So, I do not claim to represent Naga art and/or artists in my work. Rather, informed by my research limitations as an outsider, I am interested in highlighting objects, histories, and temporalities that are often overlooked and/or marginalized in studies shaped by the paradigm of representation.
RV: I also want to ask you about the visual idiom specifically. How do you see your approach in relation to the field? And how, in your specific case, do you also combine that with ethnographic or anthropological approaches? Would you describe your work as some sort of amalgam of the two?
AT: I am interested in art’s relationship to politics, which makes ethnography an important element of my work. Prior to my PhD, I had trained in both Art History and Anthropology. So, in many ways my training in Anthropology certainly informs my art historical research. But, I should add that this interdisciplinarity is not unique to me at all. Rather, it is a characteristic feature of scholarship on South Asian art and visual culture, the work of the scholars and writers who have taught me and whose work continues to inform my research. This is a characteristic feature of how art is taught in the institutions that have been formative for my work as well. For instance, my Masters’ at Jawaharlal Nehru University was at the School of Arts and Aesthetics, a phrase that hints at the expansive approach to the study of art that the school takes.
RV: You spoke a bit about South Asia as a category — as part of the South Asian Studies Council, I think a lot of faculty speak to the strengths or the uniqueness of interdisciplinary work. I’m wondering what you are hoping to get out of this— the sort of conversations you’re looking to have, and perhaps the perspectives you you would like to contribute?
AT: I am very excited about working at the South Asian Studies Council. For several months over the Summer and Fall, when the possibility of moving to New Haven from Toronto was not entirely certain because of COVID related lockdowns, Kalyanakrishnan Sivaramakrishnan, Kasturi Gupta, Steven Wilkinson, Sarah Khan, Sunil Amrith, Harry Blair, Seema Khurana, and Aleksandar Uskokov were very welcoming and supportive. This was a wonderful introduction to being a part of the Council’s community. Over this time, Kalyanakrishnan Sivaramakrishnan has introduced me to an exciting community of graduate students, postdoctoral fellows/associates, and early career faculty members working on a diverse range of topics through the South Asia Research Group forum (SARG). More recently, I have had the opportunity to share my research with Rohit De and Sunil Amrith and their South Asia Across Disciplines graduate seminar students as well. I have also been in conversation with Brandon Miliate, the librarian of South and Southeast Asia, about research, collections, and matters of access.
Going forward, I am interested in being in dialogue with other Council members, such as Subhashini Kaligotla, Kishwar Rizvi, and Timothy Barringer from the History of Art and many others from other disciplines. I look forward to learning from the Council members, participating in the Council’s rich and exciting calendar of annual events, both as a participant and as an organizer, and hopefully contributing to how it helps us think about space and place in situated and connected ways.
RV: I’m also wondering if you could speak about the politics of the work you do. Not in the sense of whether or not it’s political, because you’ve made that quite obvious, but more how you see it as located both in the broader context of the post-colonial Indian state, but also under the current regime, and this moment in 2020. Would you, for example, describe your work as resistance?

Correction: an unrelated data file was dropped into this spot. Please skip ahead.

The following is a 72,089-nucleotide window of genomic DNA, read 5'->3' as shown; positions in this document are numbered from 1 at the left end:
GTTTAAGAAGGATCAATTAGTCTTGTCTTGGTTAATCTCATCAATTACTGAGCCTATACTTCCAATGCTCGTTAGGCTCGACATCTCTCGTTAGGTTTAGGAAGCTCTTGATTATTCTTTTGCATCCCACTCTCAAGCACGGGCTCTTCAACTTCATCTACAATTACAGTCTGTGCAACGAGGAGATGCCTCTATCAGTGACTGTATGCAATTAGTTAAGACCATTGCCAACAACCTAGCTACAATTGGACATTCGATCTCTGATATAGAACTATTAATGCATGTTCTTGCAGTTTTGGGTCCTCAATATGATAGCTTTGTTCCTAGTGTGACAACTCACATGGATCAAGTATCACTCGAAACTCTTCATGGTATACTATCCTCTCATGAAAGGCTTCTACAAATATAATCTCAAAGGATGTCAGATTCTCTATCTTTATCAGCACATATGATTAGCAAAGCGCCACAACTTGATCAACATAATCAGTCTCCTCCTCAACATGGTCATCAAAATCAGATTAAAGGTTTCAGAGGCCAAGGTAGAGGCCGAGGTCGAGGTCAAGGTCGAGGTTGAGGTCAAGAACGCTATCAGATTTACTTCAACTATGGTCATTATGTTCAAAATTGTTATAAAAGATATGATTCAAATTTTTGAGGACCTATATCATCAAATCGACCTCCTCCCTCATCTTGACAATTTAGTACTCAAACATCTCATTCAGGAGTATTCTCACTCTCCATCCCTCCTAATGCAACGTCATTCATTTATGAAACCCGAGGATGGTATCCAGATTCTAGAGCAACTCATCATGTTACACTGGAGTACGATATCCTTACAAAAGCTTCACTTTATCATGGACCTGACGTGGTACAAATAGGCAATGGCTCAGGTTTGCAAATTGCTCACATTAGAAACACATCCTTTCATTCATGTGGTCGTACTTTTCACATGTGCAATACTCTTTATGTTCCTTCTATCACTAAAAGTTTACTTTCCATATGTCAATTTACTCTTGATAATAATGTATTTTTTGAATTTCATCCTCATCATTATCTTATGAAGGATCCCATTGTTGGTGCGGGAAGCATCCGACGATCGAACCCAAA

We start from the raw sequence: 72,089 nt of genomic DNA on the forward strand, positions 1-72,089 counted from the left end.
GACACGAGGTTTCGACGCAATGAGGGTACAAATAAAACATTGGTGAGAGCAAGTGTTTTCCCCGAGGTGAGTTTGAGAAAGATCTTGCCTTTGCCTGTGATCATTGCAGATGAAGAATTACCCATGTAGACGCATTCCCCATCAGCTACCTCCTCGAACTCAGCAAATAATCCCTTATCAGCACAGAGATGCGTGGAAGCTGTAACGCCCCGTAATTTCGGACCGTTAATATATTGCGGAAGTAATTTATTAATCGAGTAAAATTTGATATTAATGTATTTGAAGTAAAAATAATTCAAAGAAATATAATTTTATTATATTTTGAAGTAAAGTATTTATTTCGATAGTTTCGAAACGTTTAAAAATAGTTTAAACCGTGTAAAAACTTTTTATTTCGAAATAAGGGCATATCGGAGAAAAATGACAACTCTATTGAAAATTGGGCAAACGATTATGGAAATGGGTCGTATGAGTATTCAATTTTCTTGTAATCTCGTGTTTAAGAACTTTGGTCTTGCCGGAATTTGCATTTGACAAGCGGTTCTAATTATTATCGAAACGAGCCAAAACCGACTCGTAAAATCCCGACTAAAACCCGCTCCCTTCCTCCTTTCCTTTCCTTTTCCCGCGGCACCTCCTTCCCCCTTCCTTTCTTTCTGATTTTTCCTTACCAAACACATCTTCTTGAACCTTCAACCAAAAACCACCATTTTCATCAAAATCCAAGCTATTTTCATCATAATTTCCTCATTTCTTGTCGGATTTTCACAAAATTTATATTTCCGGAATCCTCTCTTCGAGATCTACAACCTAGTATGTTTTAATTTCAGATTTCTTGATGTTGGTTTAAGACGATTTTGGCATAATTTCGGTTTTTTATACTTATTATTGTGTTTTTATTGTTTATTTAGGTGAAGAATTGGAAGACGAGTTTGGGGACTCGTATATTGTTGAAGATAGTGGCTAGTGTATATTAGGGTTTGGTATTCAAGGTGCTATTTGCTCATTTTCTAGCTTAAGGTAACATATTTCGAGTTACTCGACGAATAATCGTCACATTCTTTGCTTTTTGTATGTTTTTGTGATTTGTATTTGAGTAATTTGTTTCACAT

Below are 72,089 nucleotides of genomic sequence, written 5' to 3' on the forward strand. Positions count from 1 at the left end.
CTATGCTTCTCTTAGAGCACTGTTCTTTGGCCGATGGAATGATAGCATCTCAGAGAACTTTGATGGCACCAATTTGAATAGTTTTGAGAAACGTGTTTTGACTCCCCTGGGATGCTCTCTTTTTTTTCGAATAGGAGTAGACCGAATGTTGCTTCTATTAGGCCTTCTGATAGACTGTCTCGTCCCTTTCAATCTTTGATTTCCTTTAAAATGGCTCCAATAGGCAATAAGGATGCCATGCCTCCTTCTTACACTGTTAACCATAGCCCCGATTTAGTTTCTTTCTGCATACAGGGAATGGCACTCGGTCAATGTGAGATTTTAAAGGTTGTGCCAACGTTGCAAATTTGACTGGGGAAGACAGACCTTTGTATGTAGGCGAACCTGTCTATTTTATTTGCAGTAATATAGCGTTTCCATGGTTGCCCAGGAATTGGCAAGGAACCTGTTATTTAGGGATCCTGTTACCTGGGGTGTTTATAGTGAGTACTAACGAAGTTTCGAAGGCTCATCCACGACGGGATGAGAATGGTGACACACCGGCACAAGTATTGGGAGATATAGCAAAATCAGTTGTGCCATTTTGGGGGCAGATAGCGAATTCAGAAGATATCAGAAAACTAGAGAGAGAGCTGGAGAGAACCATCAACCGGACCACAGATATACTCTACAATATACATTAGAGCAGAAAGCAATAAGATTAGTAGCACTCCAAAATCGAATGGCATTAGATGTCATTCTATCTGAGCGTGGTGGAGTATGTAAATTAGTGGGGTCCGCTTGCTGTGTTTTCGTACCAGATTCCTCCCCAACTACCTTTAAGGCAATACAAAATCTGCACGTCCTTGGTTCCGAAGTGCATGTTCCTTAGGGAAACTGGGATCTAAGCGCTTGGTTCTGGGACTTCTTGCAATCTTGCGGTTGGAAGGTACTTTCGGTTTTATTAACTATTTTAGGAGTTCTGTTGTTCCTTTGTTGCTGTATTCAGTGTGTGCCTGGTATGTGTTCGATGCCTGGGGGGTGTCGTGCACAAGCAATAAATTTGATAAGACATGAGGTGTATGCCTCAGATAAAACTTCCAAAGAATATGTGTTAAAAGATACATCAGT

AT: I would not describe my work as resistance. As an art historian and researcher, I am quite privileged to think and write from the safety and security of academic institutions that are well resourced. Rather, what I try to do from this vantage is bear witness to the plurality of Indigenous art and lifeworlds in contemporary South Asia. The process of writing this heterogeneity is what leads me to challenge conventional notions of art objects, archives, and the art world and critique the homogeneity of particular discourses of “tribal craft”, which speaks to colonial and post-independence India’s histories of dominant cultural and political formations and its religiously majoritarian present.
To be clear, there are many practices of resistance that are ongoing in northeast India. My work is attentive to those labors. But it is not that. Further, in my opinion, the temporality of the artistic and cultural practices I am attuned to is not that of resistance. Instead, it points to an aesthetics of endurance and emergence that, while not overtly political, speaks to the political significance of the aesthetic.
RV: To close the interview, can you a speak a little more about your teaching?
AT: I am very excited to start teaching next semester while drawing on Yale’s rich South Asia collections. The course I will offer in the Winter Term is titled The Material and Visual Cultures of Religion in South Asia. This is an undergraduate course that explores questions such as: What do disparate events such as the destruction of the Bamiyan Buddhas in Afghanistan or the construction of statues of B.R. Ambedkar, historical figure of Dalit resistance in India, tell us about the changing relationship between religion and media in South Asia? How can they illuminate the study of decolonization, nationalism, the rise of religious majoritarianism and/or gender, caste, labour, and Indigeneity in the region in ways that resonate with movements elsewhere, such as Rhodes Must Fall in South Africa or BLM in North America? Based on a selective study of objects, images, exhibitionary and other media from premodern, modern and contemporary South Asia, the course will aim to attune students to South Asia’s plural ritual and devotional practices as well as the ways they have informed the region’s changing cultural and political formations.